Being a wine taster can often get very boring. This is because most popular wine regions are trying to make wines to cater to popular taste which means that we professionals have to sit and sip a lot of stuff that tastes fairly similar. The intrinsic identity of the product is subsequently being lost as the wave of consumerism washes away all traces of individuality and characteristic traits.
So when we are not working (i.e. drinking) we try and look for something new to wet out teeth with (i.e. drink some more). This is where new wine regions can be very intriguing and engaging.
Contrary to what the old wine hands may want you to believe, it is not just a European phenomenon. History testifies that wine was made in different parts of the world, the first of which were surely not the current Western European stars of this art today. Sure the modern wine is more international a phenomenon but that doesn’t discount the original efforts. Well, it shouldn’t. Here then is a modest collection of wines from lesser-known yet equally gifted regions.
Moldova: This is a country where winemaking (or at least grape-growing) dates back to 3000 BC! Today the wines are mostly destined for exports and yet so little is known of them. I too haven’t tried too many types but one that I do remember was from Cricova. They are based in the city of the same name and have underground cellars over a 100kms in length. Much like champagne, the stone taken to build the city left these cellars which are used today by the wineries. Try their sparkling red wine; you might find yourselves grappling for words to describe it, in a good way that is.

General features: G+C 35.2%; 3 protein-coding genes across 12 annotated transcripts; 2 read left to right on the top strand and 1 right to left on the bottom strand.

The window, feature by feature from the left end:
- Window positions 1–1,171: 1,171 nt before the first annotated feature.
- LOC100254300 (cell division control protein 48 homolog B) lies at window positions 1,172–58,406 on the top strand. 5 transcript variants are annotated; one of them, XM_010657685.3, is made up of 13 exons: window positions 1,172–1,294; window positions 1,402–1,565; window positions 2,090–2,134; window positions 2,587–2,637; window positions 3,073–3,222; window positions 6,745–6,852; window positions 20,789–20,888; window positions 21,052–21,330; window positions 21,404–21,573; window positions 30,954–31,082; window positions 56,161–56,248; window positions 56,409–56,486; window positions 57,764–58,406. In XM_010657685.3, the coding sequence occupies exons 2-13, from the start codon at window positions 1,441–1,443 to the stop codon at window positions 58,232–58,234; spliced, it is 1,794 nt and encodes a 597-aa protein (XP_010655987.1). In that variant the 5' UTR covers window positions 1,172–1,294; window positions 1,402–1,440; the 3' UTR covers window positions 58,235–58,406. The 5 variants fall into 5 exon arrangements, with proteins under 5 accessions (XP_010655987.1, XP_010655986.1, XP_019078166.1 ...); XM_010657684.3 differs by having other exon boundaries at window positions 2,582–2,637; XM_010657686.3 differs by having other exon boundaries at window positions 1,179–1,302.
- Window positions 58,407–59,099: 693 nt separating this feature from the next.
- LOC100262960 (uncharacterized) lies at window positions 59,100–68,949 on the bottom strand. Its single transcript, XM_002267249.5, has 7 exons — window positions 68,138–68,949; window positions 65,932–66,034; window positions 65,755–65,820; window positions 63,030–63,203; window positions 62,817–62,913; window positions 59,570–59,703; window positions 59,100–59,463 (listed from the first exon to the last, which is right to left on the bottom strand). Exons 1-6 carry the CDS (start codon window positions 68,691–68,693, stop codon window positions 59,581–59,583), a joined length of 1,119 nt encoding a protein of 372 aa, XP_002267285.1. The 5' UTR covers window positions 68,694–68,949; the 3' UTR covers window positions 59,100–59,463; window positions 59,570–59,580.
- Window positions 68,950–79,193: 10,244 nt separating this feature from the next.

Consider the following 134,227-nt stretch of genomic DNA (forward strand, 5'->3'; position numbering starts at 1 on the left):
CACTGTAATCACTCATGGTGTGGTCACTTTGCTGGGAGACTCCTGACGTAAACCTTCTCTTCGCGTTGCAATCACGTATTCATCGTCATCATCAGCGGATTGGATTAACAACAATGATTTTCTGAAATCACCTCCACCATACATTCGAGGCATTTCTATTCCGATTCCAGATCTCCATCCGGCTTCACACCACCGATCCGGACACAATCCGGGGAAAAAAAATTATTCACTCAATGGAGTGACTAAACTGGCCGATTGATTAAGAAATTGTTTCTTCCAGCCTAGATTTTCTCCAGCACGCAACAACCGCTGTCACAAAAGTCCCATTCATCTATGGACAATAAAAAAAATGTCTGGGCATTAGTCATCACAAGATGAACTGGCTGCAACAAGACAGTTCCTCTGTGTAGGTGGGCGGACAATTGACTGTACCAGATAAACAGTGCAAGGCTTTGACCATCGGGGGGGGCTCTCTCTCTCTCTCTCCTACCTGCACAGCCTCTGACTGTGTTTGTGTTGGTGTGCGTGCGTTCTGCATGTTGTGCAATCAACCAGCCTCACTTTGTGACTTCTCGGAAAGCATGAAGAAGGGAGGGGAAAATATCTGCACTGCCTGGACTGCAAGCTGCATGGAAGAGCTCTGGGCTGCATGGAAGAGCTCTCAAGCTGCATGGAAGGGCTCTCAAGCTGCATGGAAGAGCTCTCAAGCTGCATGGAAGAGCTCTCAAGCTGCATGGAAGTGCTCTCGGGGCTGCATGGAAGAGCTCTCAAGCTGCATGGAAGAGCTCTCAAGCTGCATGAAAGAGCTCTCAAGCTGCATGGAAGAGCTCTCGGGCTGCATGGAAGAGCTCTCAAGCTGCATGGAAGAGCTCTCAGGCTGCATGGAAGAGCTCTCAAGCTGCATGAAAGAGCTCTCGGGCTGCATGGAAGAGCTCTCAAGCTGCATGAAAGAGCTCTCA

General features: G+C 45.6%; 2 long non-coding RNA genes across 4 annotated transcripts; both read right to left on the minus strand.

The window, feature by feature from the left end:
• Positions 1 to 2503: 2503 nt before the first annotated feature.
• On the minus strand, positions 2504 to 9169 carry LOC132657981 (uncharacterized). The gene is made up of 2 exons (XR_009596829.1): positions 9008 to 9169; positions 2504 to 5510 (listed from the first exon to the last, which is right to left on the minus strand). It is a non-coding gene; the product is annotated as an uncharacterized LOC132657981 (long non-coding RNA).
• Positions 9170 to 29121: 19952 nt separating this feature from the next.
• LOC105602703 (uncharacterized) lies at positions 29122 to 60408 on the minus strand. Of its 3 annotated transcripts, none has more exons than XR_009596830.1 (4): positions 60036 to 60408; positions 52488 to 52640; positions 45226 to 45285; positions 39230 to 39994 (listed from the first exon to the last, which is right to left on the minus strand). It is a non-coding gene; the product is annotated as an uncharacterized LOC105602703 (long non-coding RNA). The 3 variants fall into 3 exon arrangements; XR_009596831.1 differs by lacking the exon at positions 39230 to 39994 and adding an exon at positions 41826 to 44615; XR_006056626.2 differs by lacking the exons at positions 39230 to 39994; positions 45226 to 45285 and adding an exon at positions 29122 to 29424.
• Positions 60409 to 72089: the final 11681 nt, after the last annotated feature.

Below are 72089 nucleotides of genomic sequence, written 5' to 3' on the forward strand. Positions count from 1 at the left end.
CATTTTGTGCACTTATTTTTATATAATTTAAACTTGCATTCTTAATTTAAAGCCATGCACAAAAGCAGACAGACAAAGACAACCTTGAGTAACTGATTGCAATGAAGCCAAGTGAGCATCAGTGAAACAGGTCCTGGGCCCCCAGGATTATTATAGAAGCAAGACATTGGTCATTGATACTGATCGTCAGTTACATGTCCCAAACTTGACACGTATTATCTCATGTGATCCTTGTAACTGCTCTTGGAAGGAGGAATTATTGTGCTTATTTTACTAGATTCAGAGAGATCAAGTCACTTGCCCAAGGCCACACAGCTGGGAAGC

UK: This is another scant suspect on the winemaking scene but global warming has actually made the sun shine on the British Empire. My initial tastings included mostly sap wine and some cedar wine but of late all that has changed. The southern counties are producing plenty of wines especially sparkling wines and Breaky Bottom remains one of my favourites. Their sparkling brut (based on Seyval Blanc, a light Loire valley grape) isn’t exactly cheap but is a fine wine. Chapel Down is another good reference brand to try.
Bulgaria: Another ancient wine producing region that has only risen to fame in the last few years. The recognised cradle of winemaking, the Thracian Valley was renowned for its wines even in Me. Todoroff is a neat little boutique house which makes some international varietals which aren’t bad but I would suggest trying the Mavrud which is a local wine grape. Not too heavy on tannins and extremely fruity would be the best way to describe this easy-to-drink wine.
Uruguay: Given that its neighbours are so voraciously involved in winemaking, Uruguay couldn’t have been far behind. Not only do they make good wine, they have been smart enough to adopt and re-baptise a grape to create an international image for their tiny industry. The grape of choice here is Tannat, also found in South West France but unfortunately over-shadowed by Bordeaux and its wines, which is only a skip away. A good house would be Juanico. Tannat is a very powerful grape – strong on flavours and tannins, be warned.